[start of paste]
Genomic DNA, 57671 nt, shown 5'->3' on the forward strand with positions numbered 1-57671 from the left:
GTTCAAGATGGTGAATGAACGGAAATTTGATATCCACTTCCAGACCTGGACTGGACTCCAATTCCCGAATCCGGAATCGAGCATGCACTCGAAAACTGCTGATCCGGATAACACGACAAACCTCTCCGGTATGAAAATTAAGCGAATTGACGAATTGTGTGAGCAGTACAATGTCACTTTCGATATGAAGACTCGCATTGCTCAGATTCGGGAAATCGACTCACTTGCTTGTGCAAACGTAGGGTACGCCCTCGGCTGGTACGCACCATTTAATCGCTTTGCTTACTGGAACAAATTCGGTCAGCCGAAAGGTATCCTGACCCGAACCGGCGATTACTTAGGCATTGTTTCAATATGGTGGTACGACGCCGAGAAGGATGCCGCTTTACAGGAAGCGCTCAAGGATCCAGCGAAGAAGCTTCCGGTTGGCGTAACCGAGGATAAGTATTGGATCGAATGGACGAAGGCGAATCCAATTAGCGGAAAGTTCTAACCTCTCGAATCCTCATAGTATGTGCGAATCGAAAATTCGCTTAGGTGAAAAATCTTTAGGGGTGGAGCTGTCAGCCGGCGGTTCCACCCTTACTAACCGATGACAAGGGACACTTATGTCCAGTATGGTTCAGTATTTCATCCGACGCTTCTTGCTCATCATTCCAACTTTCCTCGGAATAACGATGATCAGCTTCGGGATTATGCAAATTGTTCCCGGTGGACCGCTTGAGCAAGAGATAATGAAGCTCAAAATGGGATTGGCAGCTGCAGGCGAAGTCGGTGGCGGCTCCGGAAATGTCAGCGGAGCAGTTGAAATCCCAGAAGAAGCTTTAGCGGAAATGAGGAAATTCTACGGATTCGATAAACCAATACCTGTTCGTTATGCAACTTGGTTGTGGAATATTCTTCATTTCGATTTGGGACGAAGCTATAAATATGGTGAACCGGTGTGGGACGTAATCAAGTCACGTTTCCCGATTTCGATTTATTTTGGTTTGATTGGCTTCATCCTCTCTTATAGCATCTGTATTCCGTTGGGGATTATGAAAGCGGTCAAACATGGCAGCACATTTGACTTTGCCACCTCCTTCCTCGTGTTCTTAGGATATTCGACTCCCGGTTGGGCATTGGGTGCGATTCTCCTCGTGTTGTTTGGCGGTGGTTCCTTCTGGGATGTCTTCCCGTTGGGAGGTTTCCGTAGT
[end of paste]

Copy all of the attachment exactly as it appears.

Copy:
Genomic DNA, 57671 nt, shown 5'->3' on the forward strand with positions numbered 1-57671 from the left:
GTTCAAGATGGTGAATGAACGGAAATTTGATATCCACTTCCAGACCTGGACTGGACTCCAATTCCCGAATCCGGAATCGAGCATGCACTCGAAAACTGCTGATCCGGATAACACGACAAACCTCTCCGGTATGAAAATTAAGCGAATTGACGAATTGTGTGAGCAGTACAATGTCACTTTCGATATGAAGACTCGCATTGCTCAGATTCGGGAAATCGACTCACTTGCTTGTGCAAACGTAGGGTACGCCCTCGGCTGGTACGCACCATTTAATCGCTTTGCTTACTGGAACAAATTCGGTCAGCCGAAAGGTATCCTGACCCGAACCGGCGATTACTTAGGCATTGTTTCAATATGGTGGTACGACGCCGAGAAGGATGCCGCTTTACAGGAAGCGCTCAAGGATCCAGCGAAGAAGCTTCCGGTTGGCGTAACCGAGGATAAGTATTGGATCGAATGGACGAAGGCGAATCCAATTAGCGGAAAGTTCTAACCTCTCGAATCCTCATAGTATGTGCGAATCGAAAATTCGCTTAGGTGAAAAATCTTTAGGGGTGGAGCTGTCAGCCGGCGGTTCCACCCTTACTAACCGATGACAAGGGACACTTATGTCCAGTATGGTTCAGTATTTCATCCGACGCTTCTTGCTCATCATTCCAACTTTCCTCGGAATAACGATGATCAGCTTCGGGATTATGCAAATTGTTCCCGGTGGACCGCTTGAGCAAGAGATAATGAAGCTCAAAATGGGATTGGCAGCTGCAGGCGAAGTCGGTGGCGGCTCCGGAAATGTCAGCGGAGCAGTTGAAATCCCAGAAGAAGCTTTAGCGGAAATGAGGAAATTCTACGGATTCGATAAACCAATACCTGTTCGTTATGCAACTTGGTTGTGGAATATTCTTCATTTCGATTTGGGACGAAGCTATAAATATGGTGAACCGGTGTGGGACGTAATCAAGTCACGTTTCCCGATTTCGATTTATTTTGGTTTGATTGGCTTCATCCTCTCTTATAGCATCTGTATTCCGTTGGGGATTATGAAAGCGGTCAAACATGGCAGCACATTTGACTTTGCCACCTCCTTCCTCGTGTTCTTAGGATATTCGACTCCCGGTTGGGCATTGGGTGCGATTCTCCTCGTGTTGTTTGGCGGTGGTTCCTTCTGGGATGTCTTCCCGTTGGGAGGTTTCCGTAGT